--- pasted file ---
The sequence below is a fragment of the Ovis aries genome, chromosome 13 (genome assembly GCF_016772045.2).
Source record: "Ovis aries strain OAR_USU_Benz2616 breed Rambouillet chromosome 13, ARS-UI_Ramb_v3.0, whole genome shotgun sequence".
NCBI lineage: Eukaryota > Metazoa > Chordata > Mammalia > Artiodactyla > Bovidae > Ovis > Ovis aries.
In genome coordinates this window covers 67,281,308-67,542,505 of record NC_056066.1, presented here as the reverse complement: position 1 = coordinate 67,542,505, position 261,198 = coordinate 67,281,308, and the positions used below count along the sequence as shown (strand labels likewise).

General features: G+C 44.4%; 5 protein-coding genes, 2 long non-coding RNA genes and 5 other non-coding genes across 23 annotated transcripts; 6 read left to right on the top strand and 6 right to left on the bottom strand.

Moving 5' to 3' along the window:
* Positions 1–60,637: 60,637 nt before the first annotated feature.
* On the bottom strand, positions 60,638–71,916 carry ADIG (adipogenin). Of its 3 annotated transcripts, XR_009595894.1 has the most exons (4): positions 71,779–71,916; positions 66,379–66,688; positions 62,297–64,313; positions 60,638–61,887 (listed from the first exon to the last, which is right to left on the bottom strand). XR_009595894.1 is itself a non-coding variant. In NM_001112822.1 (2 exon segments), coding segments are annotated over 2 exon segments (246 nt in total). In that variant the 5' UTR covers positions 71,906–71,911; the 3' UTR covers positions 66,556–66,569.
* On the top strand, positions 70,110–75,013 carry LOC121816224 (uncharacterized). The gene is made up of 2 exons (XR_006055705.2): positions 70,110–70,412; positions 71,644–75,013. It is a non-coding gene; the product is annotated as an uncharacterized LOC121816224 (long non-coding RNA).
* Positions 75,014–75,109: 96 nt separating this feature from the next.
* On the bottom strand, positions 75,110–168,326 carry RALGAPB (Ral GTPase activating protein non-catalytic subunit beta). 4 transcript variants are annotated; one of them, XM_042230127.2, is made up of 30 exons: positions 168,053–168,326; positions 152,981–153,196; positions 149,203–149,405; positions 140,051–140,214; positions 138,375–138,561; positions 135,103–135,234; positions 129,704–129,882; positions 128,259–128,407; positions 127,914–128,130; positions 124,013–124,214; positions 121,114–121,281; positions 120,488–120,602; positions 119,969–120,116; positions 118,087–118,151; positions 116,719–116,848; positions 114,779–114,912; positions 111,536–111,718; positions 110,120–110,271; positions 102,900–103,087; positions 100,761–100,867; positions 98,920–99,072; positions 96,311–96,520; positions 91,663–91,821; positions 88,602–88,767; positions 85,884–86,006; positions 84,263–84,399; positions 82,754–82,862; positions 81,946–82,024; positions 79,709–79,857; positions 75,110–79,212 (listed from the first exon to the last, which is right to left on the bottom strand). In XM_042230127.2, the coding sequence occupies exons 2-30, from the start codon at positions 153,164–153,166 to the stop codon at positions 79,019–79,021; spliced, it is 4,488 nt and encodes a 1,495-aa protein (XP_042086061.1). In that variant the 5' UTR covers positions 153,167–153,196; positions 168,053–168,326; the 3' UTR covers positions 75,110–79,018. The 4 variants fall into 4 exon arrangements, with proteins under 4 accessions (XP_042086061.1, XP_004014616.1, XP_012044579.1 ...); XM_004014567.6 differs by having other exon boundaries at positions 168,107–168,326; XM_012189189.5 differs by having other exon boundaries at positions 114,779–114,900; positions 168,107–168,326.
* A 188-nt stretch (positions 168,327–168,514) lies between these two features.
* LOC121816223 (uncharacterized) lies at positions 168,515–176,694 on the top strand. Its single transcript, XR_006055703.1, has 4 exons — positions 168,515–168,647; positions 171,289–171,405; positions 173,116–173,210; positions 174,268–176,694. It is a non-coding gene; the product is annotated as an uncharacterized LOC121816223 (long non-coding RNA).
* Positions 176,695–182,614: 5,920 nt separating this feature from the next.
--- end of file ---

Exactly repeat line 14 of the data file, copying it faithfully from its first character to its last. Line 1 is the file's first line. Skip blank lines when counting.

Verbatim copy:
* Positions 176,695–182,614: 5,920 nt separating this feature from the next.